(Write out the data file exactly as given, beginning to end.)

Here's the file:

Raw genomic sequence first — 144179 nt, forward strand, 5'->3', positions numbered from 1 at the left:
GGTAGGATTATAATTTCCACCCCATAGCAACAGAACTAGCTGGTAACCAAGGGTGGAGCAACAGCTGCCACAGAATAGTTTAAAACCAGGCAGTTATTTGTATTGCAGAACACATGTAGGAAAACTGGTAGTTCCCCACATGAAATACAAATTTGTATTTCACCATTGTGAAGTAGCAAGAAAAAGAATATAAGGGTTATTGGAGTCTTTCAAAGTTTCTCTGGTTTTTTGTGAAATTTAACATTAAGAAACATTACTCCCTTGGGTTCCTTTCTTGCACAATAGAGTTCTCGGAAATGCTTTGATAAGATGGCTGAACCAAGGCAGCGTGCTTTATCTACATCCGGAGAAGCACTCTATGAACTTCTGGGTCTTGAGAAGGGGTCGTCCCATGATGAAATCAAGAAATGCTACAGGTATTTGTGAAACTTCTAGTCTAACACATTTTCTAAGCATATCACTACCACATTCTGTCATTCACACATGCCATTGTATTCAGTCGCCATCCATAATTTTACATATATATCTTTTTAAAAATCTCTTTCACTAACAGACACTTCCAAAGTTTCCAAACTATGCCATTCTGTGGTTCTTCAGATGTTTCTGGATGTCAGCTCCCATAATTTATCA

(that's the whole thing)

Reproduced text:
Raw genomic sequence first — 144179 nt, forward strand, 5'->3', positions numbered from 1 at the left:
GGTAGGATTATAATTTCCACCCCATAGCAACAGAACTAGCTGGTAACCAAGGGTGGAGCAACAGCTGCCACAGAATAGTTTAAAACCAGGCAGTTATTTGTATTGCAGAACACATGTAGGAAAACTGGTAGTTCCCCACATGAAATACAAATTTGTATTTCACCATTGTGAAGTAGCAAGAAAAAGAATATAAGGGTTATTGGAGTCTTTCAAAGTTTCTCTGGTTTTTTGTGAAATTTAACATTAAGAAACATTACTCCCTTGGGTTCCTTTCTTGCACAATAGAGTTCTCGGAAATGCTTTGATAAGATGGCTGAACCAAGGCAGCGTGCTTTATCTACATCCGGAGAAGCACTCTATGAACTTCTGGGTCTTGAGAAGGGGTCGTCCCATGATGAAATCAAGAAATGCTACAGGTATTTGTGAAACTTCTAGTCTAACACATTTTCTAAGCATATCACTACCACATTCTGTCATTCACACATGCCATTGTATTCAGTCGCCATCCATAATTTTACATATATATCTTTTTAAAAATCTCTTTCACTAACAGACACTTCCAAAGTTTCCAAACTATGCCATTCTGTGGTTCTTCAGATGTTTCTGGATGTCAGCTCCCATAATTTATCA